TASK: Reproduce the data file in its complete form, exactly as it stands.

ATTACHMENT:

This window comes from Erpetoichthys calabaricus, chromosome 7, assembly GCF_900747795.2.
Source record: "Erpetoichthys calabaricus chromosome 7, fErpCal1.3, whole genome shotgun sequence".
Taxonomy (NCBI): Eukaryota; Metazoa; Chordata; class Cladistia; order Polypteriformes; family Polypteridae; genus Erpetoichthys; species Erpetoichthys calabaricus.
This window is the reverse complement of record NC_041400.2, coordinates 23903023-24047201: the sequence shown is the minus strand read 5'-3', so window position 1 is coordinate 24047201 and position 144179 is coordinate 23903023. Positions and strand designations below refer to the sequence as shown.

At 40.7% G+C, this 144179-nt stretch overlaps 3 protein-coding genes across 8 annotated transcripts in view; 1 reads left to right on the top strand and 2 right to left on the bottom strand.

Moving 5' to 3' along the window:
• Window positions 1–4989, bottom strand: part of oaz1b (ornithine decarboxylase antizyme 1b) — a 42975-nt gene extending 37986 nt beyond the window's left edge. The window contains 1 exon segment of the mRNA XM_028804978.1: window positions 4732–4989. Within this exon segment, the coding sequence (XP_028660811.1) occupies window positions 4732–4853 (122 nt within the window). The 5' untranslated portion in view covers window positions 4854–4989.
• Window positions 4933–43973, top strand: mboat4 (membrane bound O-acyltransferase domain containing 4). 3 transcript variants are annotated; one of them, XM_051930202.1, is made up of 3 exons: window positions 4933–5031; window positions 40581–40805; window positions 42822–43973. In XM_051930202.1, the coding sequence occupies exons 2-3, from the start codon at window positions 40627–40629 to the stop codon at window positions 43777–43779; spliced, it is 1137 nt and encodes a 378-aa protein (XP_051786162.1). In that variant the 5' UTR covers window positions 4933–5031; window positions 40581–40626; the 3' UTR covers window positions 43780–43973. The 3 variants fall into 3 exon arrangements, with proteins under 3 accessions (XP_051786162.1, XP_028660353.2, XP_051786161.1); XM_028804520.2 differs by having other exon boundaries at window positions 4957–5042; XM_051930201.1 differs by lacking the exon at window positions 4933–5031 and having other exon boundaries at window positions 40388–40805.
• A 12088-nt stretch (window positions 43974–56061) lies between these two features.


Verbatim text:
This window comes from Erpetoichthys calabaricus, chromosome 7, assembly GCF_900747795.2.
Source record: "Erpetoichthys calabaricus chromosome 7, fErpCal1.3, whole genome shotgun sequence".
Taxonomy (NCBI): Eukaryota; Metazoa; Chordata; class Cladistia; order Polypteriformes; family Polypteridae; genus Erpetoichthys; species Erpetoichthys calabaricus.
This window is the reverse complement of record NC_041400.2, coordinates 23903023-24047201: the sequence shown is the minus strand read 5'-3', so window position 1 is coordinate 24047201 and position 144179 is coordinate 23903023. Positions and strand designations below refer to the sequence as shown.

At 40.7% G+C, this 144179-nt stretch overlaps 3 protein-coding genes across 8 annotated transcripts in view; 1 reads left to right on the top strand and 2 right to left on the bottom strand.

Moving 5' to 3' along the window:
• Window positions 1–4989, bottom strand: part of oaz1b (ornithine decarboxylase antizyme 1b) — a 42975-nt gene extending 37986 nt beyond the window's left edge. The window contains 1 exon segment of the mRNA XM_028804978.1: window positions 4732–4989. Within this exon segment, the coding sequence (XP_028660811.1) occupies window positions 4732–4853 (122 nt within the window). The 5' untranslated portion in view covers window positions 4854–4989.
• Window positions 4933–43973, top strand: mboat4 (membrane bound O-acyltransferase domain containing 4). 3 transcript variants are annotated; one of them, XM_051930202.1, is made up of 3 exons: window positions 4933–5031; window positions 40581–40805; window positions 42822–43973. In XM_051930202.1, the coding sequence occupies exons 2-3, from the start codon at window positions 40627–40629 to the stop codon at window positions 43777–43779; spliced, it is 1137 nt and encodes a 378-aa protein (XP_051786162.1). In that variant the 5' UTR covers window positions 4933–5031; window positions 40581–40626; the 3' UTR covers window positions 43780–43973. The 3 variants fall into 3 exon arrangements, with proteins under 3 accessions (XP_051786162.1, XP_028660353.2, XP_051786161.1); XM_028804520.2 differs by having other exon boundaries at window positions 4957–5042; XM_051930201.1 differs by lacking the exon at window positions 4933–5031 and having other exon boundaries at window positions 40388–40805.
• A 12088-nt stretch (window positions 43974–56061) lies between these two features.